[edit]Africa
Cameroon English
Liberian English
Nigerian Standard English
Malawian English
South African English
East African English
Ugandan English
Kenyan English
[edit]Oceania
Australian English (AusE, AusEng)
Cultural
Australian Aboriginal English
Torres Strait English
Regional
South Australian English
Western Australian English
Norfuk language
Fijian English
New Zealand English (NZE, NZEng)
Pitkern

are dialects of English.

    http://en.wikipedia.org/wiki/List_of_dialects_of_the_English_language
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JTT
 
  1  
Reply Fri 27 Aug, 2010 03:49 pm
Quote:

Language Log May 20, 2004

SEVEN YEARS WAITING FOR A REPLY ON EBONICS
Seven years is probably long enough to wait for a reply to a letter before concluding that there will never be a reply. April 23 passed this year, like six before it, with still no reply to a letter about African American Vernacular English that I sent on that date in 1997 to the well known African American columnist William Raspberry (Pulitzer Prize nominee and recipient of several honorary doctorates), who writes for the Washington Post. So I think it's time to just post the letter on Language Log for others to see it.

I wrote the letter a few months after the disastrous press reception of the Oakland, California, school board's declaration on the possible educational importance of classroom use of what they most unwisely called `African Language Systems'. At just one point they also mentioned the name `Ebonics', and that was the name the press picked up on as they went into an orgy of riducle and outright hostility. (If you don't know the story, John Rickford's writings might be the place to start reading.) At the time, my own unwise practice (as in my commentary "Language that dare not speak its name" in Nature 386, 27 March 1997, 321-322) was to call the language in question African American English (AAE), since that was shorter than the familiar linguist's term African American Vernacular English (AAVE). What's unwise about that is that of course millions of African Americans don't speak the language at all; it is a vernacular dialect restricted mostly to uneducated residents of segregated areas. (I have corrected AAE to AAVE in the letter below.)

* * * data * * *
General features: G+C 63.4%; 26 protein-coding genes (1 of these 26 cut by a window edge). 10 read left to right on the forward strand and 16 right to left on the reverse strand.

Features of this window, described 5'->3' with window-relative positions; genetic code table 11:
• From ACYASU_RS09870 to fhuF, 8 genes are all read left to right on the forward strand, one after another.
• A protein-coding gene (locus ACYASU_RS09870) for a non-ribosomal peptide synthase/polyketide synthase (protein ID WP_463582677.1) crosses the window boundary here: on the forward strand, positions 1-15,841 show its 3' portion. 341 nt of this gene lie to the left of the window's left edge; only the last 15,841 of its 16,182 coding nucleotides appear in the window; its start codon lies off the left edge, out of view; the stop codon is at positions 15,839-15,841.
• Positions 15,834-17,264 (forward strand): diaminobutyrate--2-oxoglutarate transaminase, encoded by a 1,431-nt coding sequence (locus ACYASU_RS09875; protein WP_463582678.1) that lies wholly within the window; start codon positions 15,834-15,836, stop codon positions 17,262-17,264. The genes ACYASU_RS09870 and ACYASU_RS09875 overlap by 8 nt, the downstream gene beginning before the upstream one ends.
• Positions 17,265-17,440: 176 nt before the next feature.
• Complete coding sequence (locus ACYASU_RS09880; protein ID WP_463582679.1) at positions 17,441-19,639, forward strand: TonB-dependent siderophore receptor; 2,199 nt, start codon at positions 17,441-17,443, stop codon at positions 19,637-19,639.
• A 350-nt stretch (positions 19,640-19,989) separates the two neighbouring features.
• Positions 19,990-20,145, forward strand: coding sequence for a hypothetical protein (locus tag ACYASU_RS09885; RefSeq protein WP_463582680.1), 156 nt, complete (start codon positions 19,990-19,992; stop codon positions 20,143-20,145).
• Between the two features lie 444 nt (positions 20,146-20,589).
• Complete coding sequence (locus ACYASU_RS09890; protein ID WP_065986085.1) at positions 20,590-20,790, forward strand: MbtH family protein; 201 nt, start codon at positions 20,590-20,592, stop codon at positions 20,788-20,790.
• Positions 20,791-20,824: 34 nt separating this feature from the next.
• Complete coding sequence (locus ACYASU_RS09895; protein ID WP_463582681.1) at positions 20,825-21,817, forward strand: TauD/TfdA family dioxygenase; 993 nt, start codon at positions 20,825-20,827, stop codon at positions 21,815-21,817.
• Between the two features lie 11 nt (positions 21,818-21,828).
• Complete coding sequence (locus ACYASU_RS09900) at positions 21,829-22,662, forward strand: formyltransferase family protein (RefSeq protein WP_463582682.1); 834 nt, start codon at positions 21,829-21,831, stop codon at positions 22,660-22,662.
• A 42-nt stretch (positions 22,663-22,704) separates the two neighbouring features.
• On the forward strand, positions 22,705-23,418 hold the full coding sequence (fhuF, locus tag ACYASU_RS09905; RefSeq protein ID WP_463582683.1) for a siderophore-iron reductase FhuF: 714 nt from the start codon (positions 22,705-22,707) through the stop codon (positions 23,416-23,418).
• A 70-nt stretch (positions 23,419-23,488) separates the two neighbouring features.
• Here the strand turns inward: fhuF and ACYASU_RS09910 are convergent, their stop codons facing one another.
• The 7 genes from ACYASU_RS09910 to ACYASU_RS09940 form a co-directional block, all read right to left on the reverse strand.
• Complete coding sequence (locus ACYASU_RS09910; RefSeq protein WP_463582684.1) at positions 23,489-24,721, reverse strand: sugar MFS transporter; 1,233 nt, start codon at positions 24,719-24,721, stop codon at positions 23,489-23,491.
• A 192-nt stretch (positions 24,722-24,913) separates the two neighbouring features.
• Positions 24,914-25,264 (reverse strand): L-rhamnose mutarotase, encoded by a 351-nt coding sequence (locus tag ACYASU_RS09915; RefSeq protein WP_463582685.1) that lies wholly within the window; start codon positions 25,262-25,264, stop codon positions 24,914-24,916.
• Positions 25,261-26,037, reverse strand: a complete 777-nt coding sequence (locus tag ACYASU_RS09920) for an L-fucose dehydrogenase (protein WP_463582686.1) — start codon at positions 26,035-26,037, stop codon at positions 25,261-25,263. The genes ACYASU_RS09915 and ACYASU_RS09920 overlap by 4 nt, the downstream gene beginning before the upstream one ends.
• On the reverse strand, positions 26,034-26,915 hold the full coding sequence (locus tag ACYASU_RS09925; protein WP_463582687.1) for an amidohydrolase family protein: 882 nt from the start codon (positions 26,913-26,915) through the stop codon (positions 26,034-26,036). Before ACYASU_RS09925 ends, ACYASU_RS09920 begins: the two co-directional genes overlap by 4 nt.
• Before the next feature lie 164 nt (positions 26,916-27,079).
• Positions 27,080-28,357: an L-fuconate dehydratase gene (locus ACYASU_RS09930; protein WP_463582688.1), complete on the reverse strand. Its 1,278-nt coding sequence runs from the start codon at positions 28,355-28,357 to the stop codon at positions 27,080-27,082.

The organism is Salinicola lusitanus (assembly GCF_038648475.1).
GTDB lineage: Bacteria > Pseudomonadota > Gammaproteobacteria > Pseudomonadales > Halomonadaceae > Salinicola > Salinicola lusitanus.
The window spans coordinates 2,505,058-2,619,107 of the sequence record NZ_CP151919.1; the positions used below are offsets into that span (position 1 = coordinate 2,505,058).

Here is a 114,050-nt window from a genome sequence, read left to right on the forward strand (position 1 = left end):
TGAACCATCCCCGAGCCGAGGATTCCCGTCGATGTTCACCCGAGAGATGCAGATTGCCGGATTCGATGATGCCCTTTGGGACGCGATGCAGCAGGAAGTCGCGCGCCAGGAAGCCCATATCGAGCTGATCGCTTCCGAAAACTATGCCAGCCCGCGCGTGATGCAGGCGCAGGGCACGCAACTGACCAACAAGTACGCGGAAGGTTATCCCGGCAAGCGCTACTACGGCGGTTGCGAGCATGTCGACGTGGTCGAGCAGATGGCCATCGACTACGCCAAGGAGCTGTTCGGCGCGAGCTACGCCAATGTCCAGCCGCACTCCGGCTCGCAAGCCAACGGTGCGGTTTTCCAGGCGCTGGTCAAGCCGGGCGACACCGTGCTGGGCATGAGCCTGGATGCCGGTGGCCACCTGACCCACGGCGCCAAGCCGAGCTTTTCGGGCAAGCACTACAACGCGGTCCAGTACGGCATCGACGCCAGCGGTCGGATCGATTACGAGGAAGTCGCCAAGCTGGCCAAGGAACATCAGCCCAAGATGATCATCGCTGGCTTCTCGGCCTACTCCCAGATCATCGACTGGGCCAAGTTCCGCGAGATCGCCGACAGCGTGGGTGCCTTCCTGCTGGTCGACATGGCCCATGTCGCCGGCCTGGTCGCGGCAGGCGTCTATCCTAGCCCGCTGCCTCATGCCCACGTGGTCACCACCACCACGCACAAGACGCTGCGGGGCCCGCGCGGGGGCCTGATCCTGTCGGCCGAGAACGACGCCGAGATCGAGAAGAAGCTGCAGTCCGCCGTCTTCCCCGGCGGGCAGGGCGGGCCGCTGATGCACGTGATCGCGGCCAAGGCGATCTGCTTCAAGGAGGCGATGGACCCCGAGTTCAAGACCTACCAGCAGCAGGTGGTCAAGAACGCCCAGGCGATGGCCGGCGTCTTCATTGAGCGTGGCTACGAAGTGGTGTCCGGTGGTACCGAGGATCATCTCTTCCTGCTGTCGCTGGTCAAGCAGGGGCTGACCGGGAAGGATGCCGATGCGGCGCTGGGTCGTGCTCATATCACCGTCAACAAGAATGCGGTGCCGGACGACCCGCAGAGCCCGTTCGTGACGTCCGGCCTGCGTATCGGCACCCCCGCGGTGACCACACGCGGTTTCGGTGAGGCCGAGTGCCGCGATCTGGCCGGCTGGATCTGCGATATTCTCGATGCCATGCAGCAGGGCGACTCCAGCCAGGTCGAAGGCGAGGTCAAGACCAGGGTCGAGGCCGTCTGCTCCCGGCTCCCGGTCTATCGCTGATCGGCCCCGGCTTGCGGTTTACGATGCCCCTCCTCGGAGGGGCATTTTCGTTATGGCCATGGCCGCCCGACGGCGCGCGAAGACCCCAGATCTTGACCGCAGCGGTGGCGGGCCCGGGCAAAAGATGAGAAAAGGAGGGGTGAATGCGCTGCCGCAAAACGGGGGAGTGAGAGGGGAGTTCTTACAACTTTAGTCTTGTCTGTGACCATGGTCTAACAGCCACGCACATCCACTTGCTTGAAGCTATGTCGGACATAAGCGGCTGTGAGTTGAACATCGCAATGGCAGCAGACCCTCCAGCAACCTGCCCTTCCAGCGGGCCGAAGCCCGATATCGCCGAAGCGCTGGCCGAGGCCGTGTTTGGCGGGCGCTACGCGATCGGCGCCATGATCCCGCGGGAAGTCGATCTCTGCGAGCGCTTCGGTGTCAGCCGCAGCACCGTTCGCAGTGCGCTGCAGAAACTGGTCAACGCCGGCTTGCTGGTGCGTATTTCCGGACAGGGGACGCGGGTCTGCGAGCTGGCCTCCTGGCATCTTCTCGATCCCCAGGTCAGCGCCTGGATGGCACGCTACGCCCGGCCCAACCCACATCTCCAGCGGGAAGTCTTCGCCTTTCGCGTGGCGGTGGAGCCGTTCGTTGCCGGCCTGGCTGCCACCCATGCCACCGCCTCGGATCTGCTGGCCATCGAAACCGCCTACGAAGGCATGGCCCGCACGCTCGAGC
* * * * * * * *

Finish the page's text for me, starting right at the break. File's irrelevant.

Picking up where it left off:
The occasion for writing the letter was that I had just seen the remarkably unfunny humorous column Raspberry published in the Washington Post on December 26, 1996, right after the Oakland story broke. Like everyone else, he was indirectly mocking the Oakland Unified School District and the idea of making an unprejudiced judgment about the sociolinguistic situation of many of Oakland's black schoolchildren, and directly mocking `Ebonics'.

Raspberry's column was bad, I mean ba-a-a-ad, in the Standard English sense, not the AAVE slang sense. The column was probably produced hastily, perhaps during what may have been a bibulous Christmas Day. I rather I hope he is ashamed of it. I won't explain all of the column, but basically it involved an imaginary alter ego of Raspberry himself getting into a cab in Washington DC and having a conversation, full of misunderstandings, in which the cab driver speaks AAVE and Raspberry does not. For example, the cab driver says 'Sup? (for "What's up?") as a greeting and the fictional Mr Raspberry thinks he is being asked if he would like to sup, so he says he has already dined (I did warn you that it was not funny). At the end, when he learns there is money in giving classes on AAVE, the fictional Mr Raspberry suddenly starts speaking it himself (as if all black people really do know it deep down).